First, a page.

Founded in Hickston, Wis. in 2016, Superior Fresh sells leafy greens, like kale, spinach and head lettuces, and Atlantic salmon, grown right on the farm in the operation's fish house. President Brandon Gottsacker said their operation is made unique by raising the salmon right here in Wisconsin, rather than shipping it in from the East Coast or operating a fish pond. Superior Fresh is also organically certified.
Gottsacker said the idea of Superior Fresh began in 2012 when he partnered up with other company heads to evaluate the concept of land-based aquacultures – essentially raising fish away from oceans and streams – and tying it in with healthy and organic food production. The operation also focuses on sustainability, including a 55-acre recycled water irrigation system.
"Sustainability is a huge piece (of our business)," Gottsacker said. "Growing Atlantic salmon in west-central Wisconsin is much different than where 95-96% of our Atlantic salmon our grown, which would be Chile or Norway, so they're shipped typically thousands of miles to get to our plates."
Gottsacker said his company makes nature a priority by feeding the salmon a certified organic diet and recycling water. He said growing food in a controlled environment with minimal input and water use has helped the operation become as sustainable as possible. Superior Fresh is now the home of the world's largest aquaponics facility at 15 acres, feeding nutrient-rich water to the greenhouse from the fish house and back.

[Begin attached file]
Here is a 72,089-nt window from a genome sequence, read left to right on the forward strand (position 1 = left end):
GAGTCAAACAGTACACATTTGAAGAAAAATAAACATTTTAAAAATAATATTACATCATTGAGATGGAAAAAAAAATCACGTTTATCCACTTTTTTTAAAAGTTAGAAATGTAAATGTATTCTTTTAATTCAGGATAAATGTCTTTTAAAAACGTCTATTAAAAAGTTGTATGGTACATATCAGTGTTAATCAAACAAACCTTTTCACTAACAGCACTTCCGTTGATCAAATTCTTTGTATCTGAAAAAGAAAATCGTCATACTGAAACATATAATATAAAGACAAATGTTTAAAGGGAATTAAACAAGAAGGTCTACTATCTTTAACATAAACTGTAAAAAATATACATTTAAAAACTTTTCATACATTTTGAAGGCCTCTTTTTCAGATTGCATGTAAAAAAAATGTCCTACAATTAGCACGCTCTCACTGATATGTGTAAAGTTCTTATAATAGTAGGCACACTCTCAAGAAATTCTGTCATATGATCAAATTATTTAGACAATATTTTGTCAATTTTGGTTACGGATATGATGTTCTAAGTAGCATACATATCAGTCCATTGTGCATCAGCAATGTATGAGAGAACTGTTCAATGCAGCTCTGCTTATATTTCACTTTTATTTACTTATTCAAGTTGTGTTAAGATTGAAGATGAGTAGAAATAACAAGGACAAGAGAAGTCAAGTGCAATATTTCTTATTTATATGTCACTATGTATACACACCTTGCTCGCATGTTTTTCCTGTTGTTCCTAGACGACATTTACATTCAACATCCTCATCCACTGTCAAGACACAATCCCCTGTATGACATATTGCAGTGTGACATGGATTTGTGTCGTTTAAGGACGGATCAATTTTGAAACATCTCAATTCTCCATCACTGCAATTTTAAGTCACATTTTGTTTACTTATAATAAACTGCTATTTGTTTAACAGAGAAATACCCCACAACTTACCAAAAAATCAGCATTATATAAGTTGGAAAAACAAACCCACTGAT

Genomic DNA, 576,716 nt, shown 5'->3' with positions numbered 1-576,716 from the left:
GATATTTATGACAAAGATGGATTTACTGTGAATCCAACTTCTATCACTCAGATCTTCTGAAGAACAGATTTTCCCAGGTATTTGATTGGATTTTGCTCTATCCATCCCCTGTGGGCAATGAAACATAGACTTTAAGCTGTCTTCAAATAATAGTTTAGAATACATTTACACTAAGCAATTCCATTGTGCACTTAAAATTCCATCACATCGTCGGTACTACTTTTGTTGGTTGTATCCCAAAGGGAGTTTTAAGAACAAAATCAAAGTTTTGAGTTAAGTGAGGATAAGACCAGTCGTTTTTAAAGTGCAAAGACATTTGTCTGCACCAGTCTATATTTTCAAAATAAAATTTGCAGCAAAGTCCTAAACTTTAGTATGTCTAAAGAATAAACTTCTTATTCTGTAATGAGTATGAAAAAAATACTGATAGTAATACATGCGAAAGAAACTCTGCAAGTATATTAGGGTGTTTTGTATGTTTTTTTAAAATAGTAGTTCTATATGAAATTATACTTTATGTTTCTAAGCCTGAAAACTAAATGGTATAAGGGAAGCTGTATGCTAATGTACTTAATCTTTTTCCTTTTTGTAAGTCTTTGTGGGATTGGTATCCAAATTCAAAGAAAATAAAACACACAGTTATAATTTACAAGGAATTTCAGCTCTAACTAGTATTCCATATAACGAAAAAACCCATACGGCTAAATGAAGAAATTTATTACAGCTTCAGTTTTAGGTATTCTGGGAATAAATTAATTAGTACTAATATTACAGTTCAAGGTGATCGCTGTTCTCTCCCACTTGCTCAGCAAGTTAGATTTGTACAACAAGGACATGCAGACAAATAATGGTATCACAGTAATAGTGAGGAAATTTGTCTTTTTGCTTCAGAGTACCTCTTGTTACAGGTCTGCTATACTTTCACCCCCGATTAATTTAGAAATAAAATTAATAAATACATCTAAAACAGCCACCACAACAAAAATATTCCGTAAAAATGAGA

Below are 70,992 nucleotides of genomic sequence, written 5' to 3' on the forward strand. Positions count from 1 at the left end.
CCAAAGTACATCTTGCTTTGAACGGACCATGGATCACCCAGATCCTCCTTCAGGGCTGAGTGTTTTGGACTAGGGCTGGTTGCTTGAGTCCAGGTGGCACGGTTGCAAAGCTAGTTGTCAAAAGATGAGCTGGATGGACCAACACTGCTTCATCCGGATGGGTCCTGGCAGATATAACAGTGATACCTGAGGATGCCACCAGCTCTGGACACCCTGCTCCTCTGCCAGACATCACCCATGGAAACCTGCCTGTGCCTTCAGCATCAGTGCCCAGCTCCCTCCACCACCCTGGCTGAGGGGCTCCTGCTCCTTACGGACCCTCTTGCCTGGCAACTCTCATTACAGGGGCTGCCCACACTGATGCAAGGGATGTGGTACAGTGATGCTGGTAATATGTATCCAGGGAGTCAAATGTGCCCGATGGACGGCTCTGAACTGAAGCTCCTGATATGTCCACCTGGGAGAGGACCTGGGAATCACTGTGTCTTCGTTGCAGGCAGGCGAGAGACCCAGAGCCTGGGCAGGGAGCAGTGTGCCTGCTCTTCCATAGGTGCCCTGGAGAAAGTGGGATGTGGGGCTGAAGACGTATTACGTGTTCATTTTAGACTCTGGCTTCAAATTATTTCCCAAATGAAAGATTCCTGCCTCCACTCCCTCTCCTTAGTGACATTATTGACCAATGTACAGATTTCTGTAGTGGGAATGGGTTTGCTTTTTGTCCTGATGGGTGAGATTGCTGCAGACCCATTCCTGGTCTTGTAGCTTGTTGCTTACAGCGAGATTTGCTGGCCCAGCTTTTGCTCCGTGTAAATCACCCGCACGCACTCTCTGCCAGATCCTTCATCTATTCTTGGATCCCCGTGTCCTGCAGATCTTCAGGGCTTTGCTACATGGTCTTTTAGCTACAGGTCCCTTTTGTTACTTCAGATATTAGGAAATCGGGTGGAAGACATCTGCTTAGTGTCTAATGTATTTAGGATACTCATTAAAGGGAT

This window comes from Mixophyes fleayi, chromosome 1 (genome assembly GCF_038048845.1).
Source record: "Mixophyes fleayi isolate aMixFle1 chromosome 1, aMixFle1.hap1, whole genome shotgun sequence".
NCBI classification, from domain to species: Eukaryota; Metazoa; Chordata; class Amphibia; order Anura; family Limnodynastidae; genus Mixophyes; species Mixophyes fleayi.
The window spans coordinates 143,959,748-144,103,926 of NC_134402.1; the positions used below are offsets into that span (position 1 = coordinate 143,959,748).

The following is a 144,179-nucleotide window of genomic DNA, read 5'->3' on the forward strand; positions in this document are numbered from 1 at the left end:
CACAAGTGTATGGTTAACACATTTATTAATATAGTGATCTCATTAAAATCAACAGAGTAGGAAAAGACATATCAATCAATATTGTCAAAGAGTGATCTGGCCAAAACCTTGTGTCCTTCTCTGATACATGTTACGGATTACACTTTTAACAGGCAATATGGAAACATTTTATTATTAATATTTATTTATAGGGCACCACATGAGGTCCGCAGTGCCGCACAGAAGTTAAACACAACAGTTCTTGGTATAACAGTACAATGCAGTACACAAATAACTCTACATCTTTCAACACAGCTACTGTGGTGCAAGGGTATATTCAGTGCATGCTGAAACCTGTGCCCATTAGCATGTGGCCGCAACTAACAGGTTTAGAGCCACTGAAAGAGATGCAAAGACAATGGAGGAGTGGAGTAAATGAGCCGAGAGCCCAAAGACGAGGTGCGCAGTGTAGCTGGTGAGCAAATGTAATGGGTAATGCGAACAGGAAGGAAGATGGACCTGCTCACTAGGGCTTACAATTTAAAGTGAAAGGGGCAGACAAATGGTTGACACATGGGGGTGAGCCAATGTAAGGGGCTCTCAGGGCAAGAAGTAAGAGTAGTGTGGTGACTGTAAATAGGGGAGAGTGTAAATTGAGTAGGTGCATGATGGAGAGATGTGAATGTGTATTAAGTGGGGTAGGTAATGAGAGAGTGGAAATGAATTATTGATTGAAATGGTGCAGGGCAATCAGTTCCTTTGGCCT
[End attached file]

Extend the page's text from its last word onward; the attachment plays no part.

"It's a very high-tech business, and to be recognized as a high-tech business in Wisconsin is obviously super special, but really it's about the team here and the individuals that have dedicated so much time and energy into understanding how these systems operate, whether it's water chemistry or engineering," Gottsacker said.
Established in 1895, Nellie Holsteins now has a fifth generation of family farmers running the operation. Derrick and Miranda, who married into the Nelson family, have been working on the farm for years and eventually plan to take over the operation from Derrick's father. The farm is on 300 acres with a herd of 175.
Miranda Nelson said it's important for them to be a featured business this year because FTD isn't taking place on a dairy farm. She said she sees it as a great opportunity to connect with people both inside and outside the ag industry and help educate them on what dairy farmers are doing to give back.
"With being so close to the city of Eau Claire, I think we're going to draw out people that are removed from the farm for a number of generations," Miranda said. "So this is also an opportunity to educate the general public about dairy farming, our practices, why we conduct the practices that we do, also sharing some of the new technologies that people in the dairy industry are using."